"Watch your face," Mom used to say. "You can't go around looking all sour. People will talk."
It was time to greet others during Sunday service. Ivy turned out of habit, hand extended to greet whatever random parishioner stood closest. To her chagrin, she stood face to face with her former college roommate.
"Shannon! What are you doing here?"
"Peace," Shannon replied, offering a strangely cordial hug.
Ivy said nothing, her eyes and mouth agape.
"Let's talk after the service," Shannon said softly. "There's so much to catch up on."
Ivy agreed, but only because they were in church. Shannon never even went to church. And why was she speaking as though the painful past did not exist?
Ivy did not "watch her face." Her lips curled into a determined pout. The sermon was about love, but she didn't hear a single word.
Ivy and Shannon sipped lattes at the coffee shop down the street from the church. Ivy broke the ice. "So I hear you're married now."
"I was for a while, but—"
"Oh, I'm sorry. Divorce? That's unfortunate."
"No, not at all. My husband died in a car accident three years ago. I'm raising our twins, Matt and Jay. Would you like to see some pictures?" She reached for her cell phone and began scrolling for the best ones.
"Oh, Shannon, I didn't know. I'm sorry for your loss."
"No, no. I've accepted that this is what God thought best. I'll probably never know the reasons. But enough about me. What's going on in your life? You look well. Are you married? Do you have kids?"
"No, but I'm okay with that. I thought it was what I wanted, but . . . " Ivy stared into her coffee cup, voice trailing. What does she want from me, Lord?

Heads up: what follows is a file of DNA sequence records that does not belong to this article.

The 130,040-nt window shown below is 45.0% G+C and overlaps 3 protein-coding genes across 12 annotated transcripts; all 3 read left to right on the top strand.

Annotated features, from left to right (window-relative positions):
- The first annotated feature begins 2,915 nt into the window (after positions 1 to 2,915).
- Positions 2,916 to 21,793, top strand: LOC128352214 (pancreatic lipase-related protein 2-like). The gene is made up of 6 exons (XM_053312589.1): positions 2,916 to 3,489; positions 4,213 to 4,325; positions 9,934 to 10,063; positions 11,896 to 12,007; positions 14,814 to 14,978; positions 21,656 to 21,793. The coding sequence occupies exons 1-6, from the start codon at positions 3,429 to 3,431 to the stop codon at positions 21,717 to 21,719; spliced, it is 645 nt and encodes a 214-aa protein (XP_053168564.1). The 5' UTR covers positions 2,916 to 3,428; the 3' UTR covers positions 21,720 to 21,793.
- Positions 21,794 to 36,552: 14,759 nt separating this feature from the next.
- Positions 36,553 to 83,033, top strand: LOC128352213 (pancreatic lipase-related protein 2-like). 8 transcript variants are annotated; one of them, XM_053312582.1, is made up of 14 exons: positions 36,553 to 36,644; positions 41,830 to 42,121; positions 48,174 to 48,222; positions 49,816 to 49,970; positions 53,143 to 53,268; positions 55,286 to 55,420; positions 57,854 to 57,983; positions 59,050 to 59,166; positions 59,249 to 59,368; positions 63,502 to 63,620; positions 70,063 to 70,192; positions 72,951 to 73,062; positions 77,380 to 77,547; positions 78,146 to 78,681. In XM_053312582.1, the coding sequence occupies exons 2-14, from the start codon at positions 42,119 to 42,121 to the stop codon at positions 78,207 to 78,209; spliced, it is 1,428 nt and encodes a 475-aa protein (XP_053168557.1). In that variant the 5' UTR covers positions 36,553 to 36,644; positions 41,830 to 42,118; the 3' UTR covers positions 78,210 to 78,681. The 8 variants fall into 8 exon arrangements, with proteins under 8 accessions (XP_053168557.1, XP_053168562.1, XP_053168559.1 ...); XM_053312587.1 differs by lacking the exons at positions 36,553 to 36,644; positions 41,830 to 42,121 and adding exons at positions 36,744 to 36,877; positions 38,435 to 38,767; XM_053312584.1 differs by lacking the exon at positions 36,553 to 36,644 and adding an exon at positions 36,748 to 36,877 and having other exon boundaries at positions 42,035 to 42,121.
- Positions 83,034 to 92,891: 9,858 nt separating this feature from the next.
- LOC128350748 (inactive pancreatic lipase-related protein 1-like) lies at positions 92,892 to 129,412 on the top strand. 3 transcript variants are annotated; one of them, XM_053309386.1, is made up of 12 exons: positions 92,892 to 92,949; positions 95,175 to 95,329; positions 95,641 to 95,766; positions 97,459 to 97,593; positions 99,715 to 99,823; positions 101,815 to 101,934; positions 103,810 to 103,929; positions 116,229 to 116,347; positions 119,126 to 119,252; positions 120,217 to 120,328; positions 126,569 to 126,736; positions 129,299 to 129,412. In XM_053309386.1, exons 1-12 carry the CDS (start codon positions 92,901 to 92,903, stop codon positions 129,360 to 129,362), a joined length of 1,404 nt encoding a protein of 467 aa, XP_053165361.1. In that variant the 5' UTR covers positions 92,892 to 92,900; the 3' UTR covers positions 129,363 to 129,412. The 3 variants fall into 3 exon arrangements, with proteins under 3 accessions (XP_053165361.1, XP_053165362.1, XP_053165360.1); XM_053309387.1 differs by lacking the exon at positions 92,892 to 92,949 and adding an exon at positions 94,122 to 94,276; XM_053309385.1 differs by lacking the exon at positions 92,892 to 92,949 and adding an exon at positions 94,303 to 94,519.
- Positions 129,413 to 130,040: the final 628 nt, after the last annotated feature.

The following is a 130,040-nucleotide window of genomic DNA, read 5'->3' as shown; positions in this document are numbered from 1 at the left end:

"Look. It's been a long time, and I know you've never really forgiven me for all I put you through. I've been sober for nine years now. I said it before, but I'll say it again. I'm really sorry, Ivy. I was a different person then."
"I know. I can see that."
"I was hoping we could start over . . . be friends again, you know?"
"Okay, fine." Ivy smiled in spite of herself. "I'll try. But let's change the subject. No need to rehash the grim. How's work?"
"I'm a store manager. It's tough trying to make ends meet. If I don't find something better soon, I won't be able to make my mortgage."
Ivy's brows furrowed. "I wish there was something I could do to help."
"Oh, but there is!" Shannon's eyes lit up. "I was hoping you could help me find another job – or at least give me a reference."
A reference? After all the craziness this girl put me through? Talk about awkward. I'm glad she's saved and sober, but I'm not putting my good name out there for her to —
Ivy felt a convicting check in her spirit. Let it go, Ivy, came His voice. Love thinks the best of others. Love hopes. Love believes. Be a blessing. Put her in touch with Jenna.
"Ivy?" Shannon asked, snapping her fingers wildly.
Ivy had drifted off in thought. Everyone deserves a second chance, right? She reached for her phone. "Shannon, I think I may know someone who can help you."
Ivy motioned for silence as Shannon listened in.
"Jenna! Hey, how are you? Ivy here. Listen, remember that job opening you mentioned last week? The one for regional manager? Is it still available? I think I know the perfect candidate." In five minutes, she had gotten an interview for her old friend.
The two women sighed and stared out of the coffee shop window for several moments. Now Shannon spoke first. "There's freedom in knowing the Lord. I thank God for allowing us to run into each other today."
"There's freedom in letting go of the past, too—allowing others the freedom to grow and be healed. Thanks for helping me see that."
Ivy grabbed her coat and purse. "I'm heading back to the church for evening service. Want to join me?"
"Sorry … I can't. Got to pick up the boys from their grandma's house, then I'm going to head home. I need to brush up on my interview skills! Thanks again."
This time Ivy watched her face. She smiled as broadly as she could, and meant it.
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